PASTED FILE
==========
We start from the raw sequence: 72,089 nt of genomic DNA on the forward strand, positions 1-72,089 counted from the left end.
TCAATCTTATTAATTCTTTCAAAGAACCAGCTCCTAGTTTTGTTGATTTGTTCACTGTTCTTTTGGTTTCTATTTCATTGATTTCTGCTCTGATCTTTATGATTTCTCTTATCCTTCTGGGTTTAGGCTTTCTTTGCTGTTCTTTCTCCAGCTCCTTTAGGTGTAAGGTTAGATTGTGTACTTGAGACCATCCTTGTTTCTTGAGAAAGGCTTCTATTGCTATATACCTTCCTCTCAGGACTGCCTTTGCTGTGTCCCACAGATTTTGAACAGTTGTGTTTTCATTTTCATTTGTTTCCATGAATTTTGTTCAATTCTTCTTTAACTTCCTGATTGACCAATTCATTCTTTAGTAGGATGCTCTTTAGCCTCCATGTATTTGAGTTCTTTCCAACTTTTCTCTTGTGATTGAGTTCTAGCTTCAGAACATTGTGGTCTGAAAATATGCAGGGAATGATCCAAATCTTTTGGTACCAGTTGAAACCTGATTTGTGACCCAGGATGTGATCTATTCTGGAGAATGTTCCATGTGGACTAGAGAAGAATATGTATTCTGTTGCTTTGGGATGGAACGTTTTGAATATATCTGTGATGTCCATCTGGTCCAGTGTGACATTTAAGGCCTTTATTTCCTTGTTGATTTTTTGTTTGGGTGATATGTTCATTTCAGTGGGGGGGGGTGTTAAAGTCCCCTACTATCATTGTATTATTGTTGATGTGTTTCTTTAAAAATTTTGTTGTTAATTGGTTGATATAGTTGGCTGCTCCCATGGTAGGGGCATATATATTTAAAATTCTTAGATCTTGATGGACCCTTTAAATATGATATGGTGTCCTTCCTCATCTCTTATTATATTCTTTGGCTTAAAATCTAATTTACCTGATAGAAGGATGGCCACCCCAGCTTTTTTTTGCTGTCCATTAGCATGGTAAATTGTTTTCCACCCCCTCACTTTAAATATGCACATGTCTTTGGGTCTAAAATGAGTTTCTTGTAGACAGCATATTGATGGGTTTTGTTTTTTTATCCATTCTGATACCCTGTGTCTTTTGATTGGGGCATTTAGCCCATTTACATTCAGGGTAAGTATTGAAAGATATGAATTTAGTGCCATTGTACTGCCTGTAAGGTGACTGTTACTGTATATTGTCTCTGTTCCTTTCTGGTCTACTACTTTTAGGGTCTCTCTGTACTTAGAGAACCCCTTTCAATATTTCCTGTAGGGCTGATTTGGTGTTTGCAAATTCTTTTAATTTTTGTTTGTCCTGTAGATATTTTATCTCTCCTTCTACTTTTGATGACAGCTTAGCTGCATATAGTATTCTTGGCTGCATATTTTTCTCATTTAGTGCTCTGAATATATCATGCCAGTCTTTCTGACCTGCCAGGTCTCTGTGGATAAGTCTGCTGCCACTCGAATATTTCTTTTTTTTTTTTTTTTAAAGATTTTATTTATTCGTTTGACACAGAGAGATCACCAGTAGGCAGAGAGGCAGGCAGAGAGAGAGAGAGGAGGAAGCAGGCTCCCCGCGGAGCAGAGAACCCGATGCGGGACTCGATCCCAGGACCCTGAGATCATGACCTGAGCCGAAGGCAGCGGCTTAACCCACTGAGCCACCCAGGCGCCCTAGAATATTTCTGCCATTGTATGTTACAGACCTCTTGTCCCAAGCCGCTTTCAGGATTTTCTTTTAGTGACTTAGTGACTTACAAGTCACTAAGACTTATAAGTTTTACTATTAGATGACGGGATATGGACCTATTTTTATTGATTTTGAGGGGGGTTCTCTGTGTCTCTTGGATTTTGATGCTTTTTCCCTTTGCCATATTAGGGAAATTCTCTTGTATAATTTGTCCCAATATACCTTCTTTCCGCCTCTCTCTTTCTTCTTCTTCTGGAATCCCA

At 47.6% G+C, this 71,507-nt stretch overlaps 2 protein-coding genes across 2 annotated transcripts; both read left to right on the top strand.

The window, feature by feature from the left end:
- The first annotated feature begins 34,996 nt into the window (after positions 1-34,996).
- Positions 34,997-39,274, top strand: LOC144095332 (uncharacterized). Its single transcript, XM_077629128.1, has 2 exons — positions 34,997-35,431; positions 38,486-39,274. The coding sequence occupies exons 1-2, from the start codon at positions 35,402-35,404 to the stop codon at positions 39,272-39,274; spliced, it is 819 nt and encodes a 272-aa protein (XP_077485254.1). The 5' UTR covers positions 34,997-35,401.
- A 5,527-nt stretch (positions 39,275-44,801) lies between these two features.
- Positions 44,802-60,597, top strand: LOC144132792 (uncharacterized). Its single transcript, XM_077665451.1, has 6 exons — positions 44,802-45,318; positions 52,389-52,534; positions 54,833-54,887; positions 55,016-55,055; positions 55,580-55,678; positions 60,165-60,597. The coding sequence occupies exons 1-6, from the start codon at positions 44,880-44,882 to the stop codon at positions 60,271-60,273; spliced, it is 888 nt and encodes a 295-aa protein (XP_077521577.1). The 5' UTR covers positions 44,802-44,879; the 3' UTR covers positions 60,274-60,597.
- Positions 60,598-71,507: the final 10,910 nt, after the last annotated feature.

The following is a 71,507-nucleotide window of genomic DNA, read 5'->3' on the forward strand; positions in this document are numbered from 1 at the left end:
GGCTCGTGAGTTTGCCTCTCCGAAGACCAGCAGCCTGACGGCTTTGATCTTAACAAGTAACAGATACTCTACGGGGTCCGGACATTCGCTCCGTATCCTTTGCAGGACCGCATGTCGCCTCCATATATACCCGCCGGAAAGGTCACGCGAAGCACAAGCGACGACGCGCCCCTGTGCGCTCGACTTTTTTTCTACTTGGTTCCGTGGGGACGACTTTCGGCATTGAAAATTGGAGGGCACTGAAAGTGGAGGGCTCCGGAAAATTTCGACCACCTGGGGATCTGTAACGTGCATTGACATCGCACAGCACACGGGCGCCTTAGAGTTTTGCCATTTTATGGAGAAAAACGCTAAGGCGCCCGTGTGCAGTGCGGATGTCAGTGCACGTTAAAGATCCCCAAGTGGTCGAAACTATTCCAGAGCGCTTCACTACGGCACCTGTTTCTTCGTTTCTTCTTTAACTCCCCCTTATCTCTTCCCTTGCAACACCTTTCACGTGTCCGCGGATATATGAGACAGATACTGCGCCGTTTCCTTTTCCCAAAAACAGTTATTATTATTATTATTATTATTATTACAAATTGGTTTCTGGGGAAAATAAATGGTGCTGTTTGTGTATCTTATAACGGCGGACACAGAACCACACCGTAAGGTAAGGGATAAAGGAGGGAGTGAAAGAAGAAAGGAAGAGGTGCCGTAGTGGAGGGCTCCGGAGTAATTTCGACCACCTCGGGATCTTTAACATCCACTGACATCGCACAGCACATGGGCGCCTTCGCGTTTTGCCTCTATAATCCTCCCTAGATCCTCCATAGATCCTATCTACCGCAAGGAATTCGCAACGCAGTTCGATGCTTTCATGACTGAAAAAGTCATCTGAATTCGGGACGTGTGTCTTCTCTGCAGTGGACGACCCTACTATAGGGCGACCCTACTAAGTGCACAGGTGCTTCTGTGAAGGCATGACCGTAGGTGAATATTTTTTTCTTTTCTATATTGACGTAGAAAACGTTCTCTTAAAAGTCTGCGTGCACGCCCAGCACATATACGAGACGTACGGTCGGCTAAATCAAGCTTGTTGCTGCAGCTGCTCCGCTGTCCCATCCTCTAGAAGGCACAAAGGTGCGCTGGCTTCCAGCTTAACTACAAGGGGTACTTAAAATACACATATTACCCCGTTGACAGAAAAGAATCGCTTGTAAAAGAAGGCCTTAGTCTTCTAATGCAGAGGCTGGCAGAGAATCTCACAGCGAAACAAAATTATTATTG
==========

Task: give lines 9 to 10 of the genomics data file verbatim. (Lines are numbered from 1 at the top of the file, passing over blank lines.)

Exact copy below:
- Positions 60,598-71,507: the final 10,910 nt, after the last annotated feature.

The following is a 71,507-nucleotide window of genomic DNA, read 5'->3' on the forward strand; positions in this document are numbered from 1 at the left end: